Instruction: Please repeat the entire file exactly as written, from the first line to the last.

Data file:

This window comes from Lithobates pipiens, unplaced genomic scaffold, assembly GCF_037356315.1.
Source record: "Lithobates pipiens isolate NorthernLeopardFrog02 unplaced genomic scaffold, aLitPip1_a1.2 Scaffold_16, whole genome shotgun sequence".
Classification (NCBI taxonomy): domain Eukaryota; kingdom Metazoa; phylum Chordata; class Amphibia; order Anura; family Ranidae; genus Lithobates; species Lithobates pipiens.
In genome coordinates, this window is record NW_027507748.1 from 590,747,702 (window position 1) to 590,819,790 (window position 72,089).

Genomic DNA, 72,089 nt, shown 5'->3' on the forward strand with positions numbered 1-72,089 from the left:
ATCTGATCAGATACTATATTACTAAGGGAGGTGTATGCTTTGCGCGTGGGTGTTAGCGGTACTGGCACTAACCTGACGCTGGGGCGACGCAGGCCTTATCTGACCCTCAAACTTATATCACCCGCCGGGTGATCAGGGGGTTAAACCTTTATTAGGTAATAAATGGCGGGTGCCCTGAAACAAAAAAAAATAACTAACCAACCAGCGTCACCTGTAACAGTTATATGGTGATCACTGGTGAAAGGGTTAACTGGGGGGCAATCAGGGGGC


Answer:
This window comes from Lithobates pipiens, unplaced genomic scaffold, assembly GCF_037356315.1.
Source record: "Lithobates pipiens isolate NorthernLeopardFrog02 unplaced genomic scaffold, aLitPip1_a1.2 Scaffold_16, whole genome shotgun sequence".
Classification (NCBI taxonomy): domain Eukaryota; kingdom Metazoa; phylum Chordata; class Amphibia; order Anura; family Ranidae; genus Lithobates; species Lithobates pipiens.
In genome coordinates, this window is record NW_027507748.1 from 590,747,702 (window position 1) to 590,819,790 (window position 72,089).

Genomic DNA, 72,089 nt, shown 5'->3' on the forward strand with positions numbered 1-72,089 from the left:
ATCTGATCAGATACTATATTACTAAGGGAGGTGTATGCTTTGCGCGTGGGTGTTAGCGGTACTGGCACTAACCTGACGCTGGGGCGACGCAGGCCTTATCTGACCCTCAAACTTATATCACCCGCCGGGTGATCAGGGGGTTAAACCTTTATTAGGTAATAAATGGCGGGTGCCCTGAAACAAAAAAAAATAACTAACCAACCAGCGTCACCTGTAACAGTTATATGGTGATCACTGGTGAAAGGGTTAACTGGGGGGCAATCAGGGGGC